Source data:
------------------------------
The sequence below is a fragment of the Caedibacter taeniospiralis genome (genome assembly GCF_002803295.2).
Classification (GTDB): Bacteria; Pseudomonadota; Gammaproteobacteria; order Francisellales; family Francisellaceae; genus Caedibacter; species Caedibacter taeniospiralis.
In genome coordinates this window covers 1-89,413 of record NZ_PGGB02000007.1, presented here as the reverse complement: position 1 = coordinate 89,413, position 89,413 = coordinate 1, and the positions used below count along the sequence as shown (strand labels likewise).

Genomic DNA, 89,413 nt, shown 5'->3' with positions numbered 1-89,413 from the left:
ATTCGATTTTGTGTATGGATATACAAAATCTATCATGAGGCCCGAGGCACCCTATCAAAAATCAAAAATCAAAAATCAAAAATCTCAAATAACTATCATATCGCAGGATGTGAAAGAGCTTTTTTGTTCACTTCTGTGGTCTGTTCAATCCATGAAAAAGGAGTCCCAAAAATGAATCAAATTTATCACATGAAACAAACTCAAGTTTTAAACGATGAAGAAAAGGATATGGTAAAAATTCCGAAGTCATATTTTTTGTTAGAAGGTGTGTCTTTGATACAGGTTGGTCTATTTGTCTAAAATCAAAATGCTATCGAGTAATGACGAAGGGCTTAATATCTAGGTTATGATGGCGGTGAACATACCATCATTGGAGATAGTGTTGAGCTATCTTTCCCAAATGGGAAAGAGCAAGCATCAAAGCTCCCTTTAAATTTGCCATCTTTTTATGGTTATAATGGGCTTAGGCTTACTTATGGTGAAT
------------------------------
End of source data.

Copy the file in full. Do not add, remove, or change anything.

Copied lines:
The sequence below is a fragment of the Caedibacter taeniospiralis genome (genome assembly GCF_002803295.2).
Classification (GTDB): Bacteria; Pseudomonadota; Gammaproteobacteria; order Francisellales; family Francisellaceae; genus Caedibacter; species Caedibacter taeniospiralis.
In genome coordinates this window covers 1-89,413 of record NZ_PGGB02000007.1, presented here as the reverse complement: position 1 = coordinate 89,413, position 89,413 = coordinate 1, and the positions used below count along the sequence as shown (strand labels likewise).

Genomic DNA, 89,413 nt, shown 5'->3' with positions numbered 1-89,413 from the left:
ATTCGATTTTGTGTATGGATATACAAAATCTATCATGAGGCCCGAGGCACCCTATCAAAAATCAAAAATCAAAAATCAAAAATCTCAAATAACTATCATATCGCAGGATGTGAAAGAGCTTTTTTGTTCACTTCTGTGGTCTGTTCAATCCATGAAAAAGGAGTCCCAAAAATGAATCAAATTTATCACATGAAACAAACTCAAGTTTTAAACGATGAAGAAAAGGATATGGTAAAAATTCCGAAGTCATATTTTTTGTTAGAAGGTGTGTCTTTGATACAGGTTGGTCTATTTGTCTAAAATCAAAATGCTATCGAGTAATGACGAAGGGCTTAATATCTAGGTTATGATGGCGGTGAACATACCATCATTGGAGATAGTGTTGAGCTATCTTTCCCAAATGGGAAAGAGCAAGCATCAAAGCTCCCTTTAAATTTGCCATCTTTTTATGGTTATAATGGGCTTAGGCTTACTTATGGTGAAT